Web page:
If you're considering filing a workers compensation claim, there are a few things you should be aware of, and without which you are not eligible to receive benefits. This article discusses three prerequisites that must be fulfilled if you are to have any chance of success when filing your claim.
1. Employer Must Be Covered By Workers Compensation Insurance
The most important aspect of a workers compensation claim is ensuring that the employer in question is actually covered by workers compensation insurance. Not all states require employers to provide such protection for their employees. If you are injured on the job, you'll have no chance of receiving benefits if the position was not originally covered with a workers compensation policy.
2. Not All Injuries And Illnesses Qualify--Though Most Do
Accidents and illnesses that are covered by workers compensation include any that occur "in the course of employment." This statement is open to interpretation but pretty much includes any type and severity of injury or illness sustained during normal business hours. However, employees are also likely covered for any incidents that occur on their commute to work if they are driving a company vehicles or if they are on any business that relates to their occupation.
Additionally, you should know that the issue of fault relating to an injury or illness is rarely grounds for a denial of benefits. There are even instances of employees who were injured on the job, while impaired, who ultimately were awarded workers compensation benefits. The only stipulation here is that the injury sustained must not have been a direct result of the employee's intoxication or impairment (see Are Injuries Covered When Employee Is Partially At Fault). For example, a worker who was drunk and had his leg crushed when another employee dropped a pallet of merchandise on it would most certainly qualify for benefits. Conversely, if the intoxicated employee had crashed into a wall while driving a forklift, and injured himself, there is a possibility that he or she would not receive benefits.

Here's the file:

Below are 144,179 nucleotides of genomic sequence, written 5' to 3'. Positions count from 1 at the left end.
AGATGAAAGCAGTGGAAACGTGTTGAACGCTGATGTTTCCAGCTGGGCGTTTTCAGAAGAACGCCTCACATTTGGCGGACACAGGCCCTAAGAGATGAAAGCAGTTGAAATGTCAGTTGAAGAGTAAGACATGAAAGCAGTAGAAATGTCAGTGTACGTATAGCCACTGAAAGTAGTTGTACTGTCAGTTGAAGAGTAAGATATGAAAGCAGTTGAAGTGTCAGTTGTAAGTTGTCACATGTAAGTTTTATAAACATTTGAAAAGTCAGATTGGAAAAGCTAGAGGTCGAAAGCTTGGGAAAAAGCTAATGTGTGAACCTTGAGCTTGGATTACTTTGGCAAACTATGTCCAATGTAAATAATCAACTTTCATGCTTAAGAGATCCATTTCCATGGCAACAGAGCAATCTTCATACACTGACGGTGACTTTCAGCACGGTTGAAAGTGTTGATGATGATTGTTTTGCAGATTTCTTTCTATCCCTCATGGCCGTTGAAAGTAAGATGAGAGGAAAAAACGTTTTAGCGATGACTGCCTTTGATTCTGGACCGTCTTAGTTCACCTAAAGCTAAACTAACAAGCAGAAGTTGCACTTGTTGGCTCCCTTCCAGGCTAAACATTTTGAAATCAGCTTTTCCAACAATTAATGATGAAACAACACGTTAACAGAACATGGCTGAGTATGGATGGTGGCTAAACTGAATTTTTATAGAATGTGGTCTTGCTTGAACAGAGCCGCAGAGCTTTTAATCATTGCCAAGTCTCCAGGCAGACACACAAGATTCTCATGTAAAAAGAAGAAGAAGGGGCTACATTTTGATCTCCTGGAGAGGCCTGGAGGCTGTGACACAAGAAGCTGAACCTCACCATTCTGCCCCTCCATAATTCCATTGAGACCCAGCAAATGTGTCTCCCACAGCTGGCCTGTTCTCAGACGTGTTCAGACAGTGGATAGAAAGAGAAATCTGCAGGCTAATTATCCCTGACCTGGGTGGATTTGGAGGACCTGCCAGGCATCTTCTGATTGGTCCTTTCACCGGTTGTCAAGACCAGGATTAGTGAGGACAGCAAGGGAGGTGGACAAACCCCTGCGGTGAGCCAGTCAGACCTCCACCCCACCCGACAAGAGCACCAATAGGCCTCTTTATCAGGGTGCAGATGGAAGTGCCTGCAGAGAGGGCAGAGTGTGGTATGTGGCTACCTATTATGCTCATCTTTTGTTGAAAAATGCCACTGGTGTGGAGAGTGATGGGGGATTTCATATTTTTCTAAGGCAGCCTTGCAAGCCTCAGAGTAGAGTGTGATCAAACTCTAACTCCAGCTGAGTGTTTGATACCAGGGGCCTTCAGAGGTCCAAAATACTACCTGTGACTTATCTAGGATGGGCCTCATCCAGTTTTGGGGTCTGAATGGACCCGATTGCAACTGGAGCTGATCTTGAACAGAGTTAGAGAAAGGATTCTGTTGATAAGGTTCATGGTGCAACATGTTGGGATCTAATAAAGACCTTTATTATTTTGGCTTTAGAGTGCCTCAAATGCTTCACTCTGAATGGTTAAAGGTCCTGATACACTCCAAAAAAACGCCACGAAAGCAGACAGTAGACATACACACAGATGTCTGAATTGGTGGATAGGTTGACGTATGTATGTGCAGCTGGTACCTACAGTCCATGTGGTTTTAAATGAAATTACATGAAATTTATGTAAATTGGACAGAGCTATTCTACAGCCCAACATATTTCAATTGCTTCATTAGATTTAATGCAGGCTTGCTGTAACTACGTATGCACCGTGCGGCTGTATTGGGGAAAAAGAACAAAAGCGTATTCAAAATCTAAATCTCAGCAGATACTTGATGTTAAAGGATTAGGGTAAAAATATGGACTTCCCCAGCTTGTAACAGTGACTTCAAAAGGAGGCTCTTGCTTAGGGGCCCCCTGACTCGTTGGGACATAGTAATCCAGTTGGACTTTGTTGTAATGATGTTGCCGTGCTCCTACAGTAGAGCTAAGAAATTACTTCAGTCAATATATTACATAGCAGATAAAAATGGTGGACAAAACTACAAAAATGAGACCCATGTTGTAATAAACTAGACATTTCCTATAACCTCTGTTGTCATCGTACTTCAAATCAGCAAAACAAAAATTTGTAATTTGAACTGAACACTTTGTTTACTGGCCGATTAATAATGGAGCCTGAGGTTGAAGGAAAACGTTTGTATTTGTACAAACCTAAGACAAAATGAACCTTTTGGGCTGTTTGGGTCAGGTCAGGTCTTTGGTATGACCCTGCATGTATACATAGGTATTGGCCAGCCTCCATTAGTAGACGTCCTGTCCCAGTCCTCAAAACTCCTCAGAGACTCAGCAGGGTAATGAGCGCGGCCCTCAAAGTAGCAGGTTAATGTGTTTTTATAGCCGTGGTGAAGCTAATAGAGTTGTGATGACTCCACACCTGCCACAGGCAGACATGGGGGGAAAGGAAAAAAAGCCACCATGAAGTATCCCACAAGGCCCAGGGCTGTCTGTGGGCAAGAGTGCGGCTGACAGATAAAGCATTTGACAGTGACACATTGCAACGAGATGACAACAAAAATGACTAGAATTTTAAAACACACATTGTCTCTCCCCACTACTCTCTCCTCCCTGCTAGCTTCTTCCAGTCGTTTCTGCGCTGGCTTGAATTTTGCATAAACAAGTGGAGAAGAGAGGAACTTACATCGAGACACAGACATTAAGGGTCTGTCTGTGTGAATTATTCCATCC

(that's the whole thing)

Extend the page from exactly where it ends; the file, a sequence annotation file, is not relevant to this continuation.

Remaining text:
3. There Is A Small Window Of Time During Which An Employee Can File A Claim
The time limit varies from state to state, though employees generally must file a workers compensation claim within one year of the date the injury occurred. However, there are other deadlines that must be adhered to, specifically, the amount of time that the employee has to notify his or her employer of the intention to file for benefits. Generally, the employee must notify the employer of their intent to file within thirty to forty-five days of the date the incident occurred, depending on the state in which the employee resides.
If you can make sure to satisfy these requirements when filing a workers compensation claim you are, at the very least, eligible to receive benefits. For more information, contact Moretti, Perlow & Bonin Law Offices or a similar firm.Share
4 December 2014
Like many people, I once found learning about law very intimidating. My brother went to law school and I remember glancing through a few of his books and wondering if I was actually reading English due to all of the legal jargon in them! However, when I ended up in a sticky legal situation due to accidentally breaking a small law I didn't know existed, I realized that I needed to learn more about the law, so I could make sure to follow it precisely in the future. My brother helped to break down some complicated legal concepts to me, and I have since been studying up online. I want to post what I have learned and continue to learn about law in the future on my new blog, so my knowledge cannot only help myself, but also help others!